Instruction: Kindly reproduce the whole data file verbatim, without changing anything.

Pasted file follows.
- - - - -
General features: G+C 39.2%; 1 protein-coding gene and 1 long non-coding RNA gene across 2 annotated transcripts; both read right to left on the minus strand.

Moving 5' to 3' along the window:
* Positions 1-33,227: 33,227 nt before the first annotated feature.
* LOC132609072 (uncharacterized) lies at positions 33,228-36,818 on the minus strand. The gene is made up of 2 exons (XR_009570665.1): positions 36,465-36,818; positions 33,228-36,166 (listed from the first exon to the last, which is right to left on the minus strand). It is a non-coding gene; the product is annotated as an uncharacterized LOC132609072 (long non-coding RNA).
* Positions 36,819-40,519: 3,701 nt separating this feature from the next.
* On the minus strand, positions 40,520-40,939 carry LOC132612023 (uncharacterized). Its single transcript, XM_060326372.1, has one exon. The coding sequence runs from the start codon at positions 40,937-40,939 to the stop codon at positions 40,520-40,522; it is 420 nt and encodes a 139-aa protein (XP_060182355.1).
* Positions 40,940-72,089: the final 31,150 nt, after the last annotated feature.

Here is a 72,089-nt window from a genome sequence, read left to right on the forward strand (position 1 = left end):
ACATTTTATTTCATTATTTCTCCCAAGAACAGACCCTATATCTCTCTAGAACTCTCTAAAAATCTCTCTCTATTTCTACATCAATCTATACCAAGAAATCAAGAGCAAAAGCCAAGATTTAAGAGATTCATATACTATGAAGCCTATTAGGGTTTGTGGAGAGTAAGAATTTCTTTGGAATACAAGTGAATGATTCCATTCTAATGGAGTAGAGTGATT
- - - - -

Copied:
General features: G+C 39.2%; 1 protein-coding gene and 1 long non-coding RNA gene across 2 annotated transcripts; both read right to left on the minus strand.

Moving 5' to 3' along the window:
* Positions 1-33,227: 33,227 nt before the first annotated feature.
* LOC132609072 (uncharacterized) lies at positions 33,228-36,818 on the minus strand. The gene is made up of 2 exons (XR_009570665.1): positions 36,465-36,818; positions 33,228-36,166 (listed from the first exon to the last, which is right to left on the minus strand). It is a non-coding gene; the product is annotated as an uncharacterized LOC132609072 (long non-coding RNA).
* Positions 36,819-40,519: 3,701 nt separating this feature from the next.
* On the minus strand, positions 40,520-40,939 carry LOC132612023 (uncharacterized). Its single transcript, XM_060326372.1, has one exon. The coding sequence runs from the start codon at positions 40,937-40,939 to the stop codon at positions 40,520-40,522; it is 420 nt and encodes a 139-aa protein (XP_060182355.1).
* Positions 40,940-72,089: the final 31,150 nt, after the last annotated feature.

Here is a 72,089-nt window from a genome sequence, read left to right on the forward strand (position 1 = left end):
ACATTTTATTTCATTATTTCTCCCAAGAACAGACCCTATATCTCTCTAGAACTCTCTAAAAATCTCTCTCTATTTCTACATCAATCTATACCAAGAAATCAAGAGCAAAAGCCAAGATTTAAGAGATTCATATACTATGAAGCCTATTAGGGTTTGTGGAGAGTAAGAATTTCTTTGGAATACAAGTGAATGATTCCATTCTAATGGAGTAGAGTGATT